To elaborate on this more, one of IntelliJ Rust architectural problems is that it uses the single API for IDE-fronted stuff and compiler backend stuff. For example, the “resolve” function which is called when you invoke “go to definition” on an element is the same “resolve” function that is invoked recursively during the name resolution process, and that’s problematic because it’s interface needs to fit both IDE and compiler’s needs.

I now think it’s better to create two separate functions, resolve and resovle_internal and write some glue code between them. Even if at first the glue will look silly (just forward args), in the long term I think there’s a win.


Sure. If you can generate HIR deltas (i.e., handle macro expansion and resolution), I think it would be easier to adapt rustc queries to be “online” than to rewrite them - I think all the information is already available.

That depends on how much of an API separation we want between the IDE and the compiler. If a good part of IDE support ends up in-tree (and doing accurate analysis out-of-tree feels like a PITA that will break at random compiler refactors to me), then we don’t need hard API separation.

And we probably want to have some functionality (e.g., a def-to-use mapping) tightly tied to the compiler, while some other functionality to be less so.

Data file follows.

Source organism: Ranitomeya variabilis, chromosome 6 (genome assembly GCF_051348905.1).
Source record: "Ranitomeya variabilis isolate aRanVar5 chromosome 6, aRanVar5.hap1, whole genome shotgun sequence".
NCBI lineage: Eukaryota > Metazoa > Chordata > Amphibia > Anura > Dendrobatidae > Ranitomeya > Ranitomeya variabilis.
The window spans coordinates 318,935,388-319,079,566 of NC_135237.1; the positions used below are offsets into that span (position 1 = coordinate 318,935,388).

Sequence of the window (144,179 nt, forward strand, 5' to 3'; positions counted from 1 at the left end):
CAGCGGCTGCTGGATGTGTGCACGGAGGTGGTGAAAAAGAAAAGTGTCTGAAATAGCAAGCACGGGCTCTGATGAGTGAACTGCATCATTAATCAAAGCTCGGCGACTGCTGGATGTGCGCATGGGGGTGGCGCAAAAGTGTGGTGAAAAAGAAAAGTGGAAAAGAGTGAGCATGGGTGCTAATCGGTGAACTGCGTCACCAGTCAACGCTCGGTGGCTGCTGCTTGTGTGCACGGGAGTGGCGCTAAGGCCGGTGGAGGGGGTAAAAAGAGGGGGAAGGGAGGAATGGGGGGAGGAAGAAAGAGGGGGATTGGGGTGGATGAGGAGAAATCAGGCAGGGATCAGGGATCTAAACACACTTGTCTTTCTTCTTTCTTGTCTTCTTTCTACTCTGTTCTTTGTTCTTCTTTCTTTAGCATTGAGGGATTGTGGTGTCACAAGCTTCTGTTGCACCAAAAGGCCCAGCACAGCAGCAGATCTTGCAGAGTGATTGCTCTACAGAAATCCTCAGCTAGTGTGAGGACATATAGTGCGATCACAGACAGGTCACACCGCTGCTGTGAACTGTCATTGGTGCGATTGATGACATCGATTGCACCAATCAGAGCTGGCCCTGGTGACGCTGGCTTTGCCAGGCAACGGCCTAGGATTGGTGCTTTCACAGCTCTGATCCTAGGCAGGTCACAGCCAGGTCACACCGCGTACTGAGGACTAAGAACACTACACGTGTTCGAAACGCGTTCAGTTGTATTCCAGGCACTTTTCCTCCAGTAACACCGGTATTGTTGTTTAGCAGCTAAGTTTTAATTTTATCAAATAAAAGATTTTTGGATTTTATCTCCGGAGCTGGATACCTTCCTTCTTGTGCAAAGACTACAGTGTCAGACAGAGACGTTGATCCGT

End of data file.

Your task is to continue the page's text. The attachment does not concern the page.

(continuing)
Could you elaborate on this point? I’m not sure I understand what you are saying here. Thanks.


To clarify, the end-goal is absolutely to move everything in-tree as soon as compiler and code analyzer start actually sharing code.

Sure, that’s true, but some soft separation might be nice from software engineering perspective. Specifically, it would be nice to have some kind of a facade module, so that IDE developers need only to read the facade to answer questions like “How to get the type of the expression? How to resovle this reference to definition?”, instead of referring to a specific part of the compiler that does corresponding analysis. In Kotlin, such fronted is provided by BindingContext and descriptors hierarchy.


The compiler handles the expanded, resolved source as what the compiler calls “HIR”. HIR handling is incremental and on-demand, while HIR generation is a batch process, so you’ll want to handle HIR generation yourself.


Oh, for some reason I thought that Macro expansion happens before AST->HIR. I, for some reason thought the process was, Parse -> AST -> Macro Expansion -> AST -> HIR -> MIR -> LLIR


That’s exactly the process. The problem is that expansion & resolution is currently a batch process, so that any IDE will need to handle them by itself.

However, if the IDE can handle them, it can probably generate HIR, which type-checking can then handle by itself fairly incrementally.


We do need to start talking about the Rust 2019 roadmap, yes, and I agree that there is intersection. How we’ve proceeded in the past is:

  • collate data from the survey, this is a starter point
  • put out a call for blog posts
  • read those blog posts :slight_smile: and try to summarize major themes

I think this worked fairly well but we’re always tinkering.

To a certain extent, my goal with this thread is to try and figure out what I think we ought to have on the roadmap from a compiler point-of-view. To that end I also think we should potentially be looking more than a year out – given how long these engineering projects can take, I think we should set some ambitious goals and try to figure out incremental steps we can take towards them.